3D imaging of Batavia shipwreck silverware uncovers new insights into 17th century shipping trade
Researchers and the public will soon be able to get a better view of priceless silverware recovered from the Batavia shipwreck in a collaboration between institutions in Western Australia and Amsterdam.
- Unique silverware was recovered from the Batavia shipwreck in the 1970s
- New 3D imaging has been developed to help study the pieces
- Experts in WA and the Netherlands are collaborating on a research project
The ship carrying 341 people was wrecked at the Abrolhos Islands off WA’s west coast in 1629 and a bloody mutiny followed.
Also on board were silver items created especially to export to India.
University of WA art historian and researcher Arvi Wattel said the designs on the silverware gave an insight into 17th-century trade when the Dutch were trying to cash in on the wealth of the Mughal Dynasty.
“The objects that we found were made for the emperor of India in a trial,” he said.
“The Dutch East India Company tried to make a profit of course, and they were losing a lot of money on their trade with India, so they came up with this idea to make objects that the Indians could use in silver and help to make a lot of profit off that.”
Mr Wattel said the items included a water jug with illustrations of the emperor.
The items had been collected and catalogued when the wreck was recovered five decades ago, he said.
“This material has been lying on a seabed for over 300 years and was recovered in the 1970s, but ever since, not much has been done with it,” Mr Wattel said.
New technology ‘disentangles’ histories
Professor Robert Erdmann from Rijksmuseum in Amsterdam said studying the items had been difficult as the silver acted like a mirror, reflecting its environment.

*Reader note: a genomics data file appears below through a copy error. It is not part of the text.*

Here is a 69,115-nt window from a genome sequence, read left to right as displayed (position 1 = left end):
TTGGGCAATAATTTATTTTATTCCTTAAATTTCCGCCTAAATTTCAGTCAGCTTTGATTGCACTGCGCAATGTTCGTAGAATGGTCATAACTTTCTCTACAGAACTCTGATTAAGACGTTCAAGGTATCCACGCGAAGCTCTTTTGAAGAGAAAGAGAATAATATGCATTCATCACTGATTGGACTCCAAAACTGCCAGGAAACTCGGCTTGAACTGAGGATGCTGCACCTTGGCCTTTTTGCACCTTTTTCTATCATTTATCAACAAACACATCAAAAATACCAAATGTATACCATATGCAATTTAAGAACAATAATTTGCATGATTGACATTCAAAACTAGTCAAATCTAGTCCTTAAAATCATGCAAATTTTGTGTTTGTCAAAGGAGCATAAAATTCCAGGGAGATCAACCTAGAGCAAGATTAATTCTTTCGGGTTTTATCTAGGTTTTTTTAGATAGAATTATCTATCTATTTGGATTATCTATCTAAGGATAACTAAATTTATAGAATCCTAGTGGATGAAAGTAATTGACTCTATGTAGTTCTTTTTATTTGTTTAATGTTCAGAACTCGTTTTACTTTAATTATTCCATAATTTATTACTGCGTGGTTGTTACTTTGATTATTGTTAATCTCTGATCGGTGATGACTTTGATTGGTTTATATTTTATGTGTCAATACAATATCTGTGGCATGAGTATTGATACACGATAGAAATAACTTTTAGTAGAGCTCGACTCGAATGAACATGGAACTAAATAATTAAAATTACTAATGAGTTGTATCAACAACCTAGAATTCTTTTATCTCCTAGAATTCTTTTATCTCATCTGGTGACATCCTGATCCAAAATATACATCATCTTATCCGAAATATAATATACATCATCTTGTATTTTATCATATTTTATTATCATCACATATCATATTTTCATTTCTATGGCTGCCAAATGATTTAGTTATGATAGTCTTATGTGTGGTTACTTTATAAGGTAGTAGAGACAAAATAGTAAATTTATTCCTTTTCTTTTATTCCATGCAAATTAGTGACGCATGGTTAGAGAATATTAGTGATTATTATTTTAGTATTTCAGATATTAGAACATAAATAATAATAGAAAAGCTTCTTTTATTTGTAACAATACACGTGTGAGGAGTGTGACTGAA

He designed and built a specialised turntable integrated with a camera.
“It’s able to have a resolution of one-millionth of a turn,” he said.
“So they move, take a photo, move, take a photo and that enables us to take a huge number of photos in a full circle.
“We’re taking about 3–4 terabytes of data for about 25 objects or so but in the end, the goal is to visualise the silverware and then also bring that, not just to researchers, but also to the public so they’ll be able to interact with it and get a feel for how amazing and beautiful and rich these objects are.”
Metals specialist Tamar Davidowitz from the University of Amsterdam said the project would help disentangle the different histories of the objects from the time of construction through to their centuries on the ocean floor.
“How they were made, what kind of decision-making was being done by the silversmith creating them, the moment the ship sunk and when they were excavated and cleaned, and then ultimately restored quite intensively,” she said.
As well as being useful for researchers, the WA Shipwreck Museum is creating a new display so visitors can see the item in real life with the 3D creation on a touchscreen.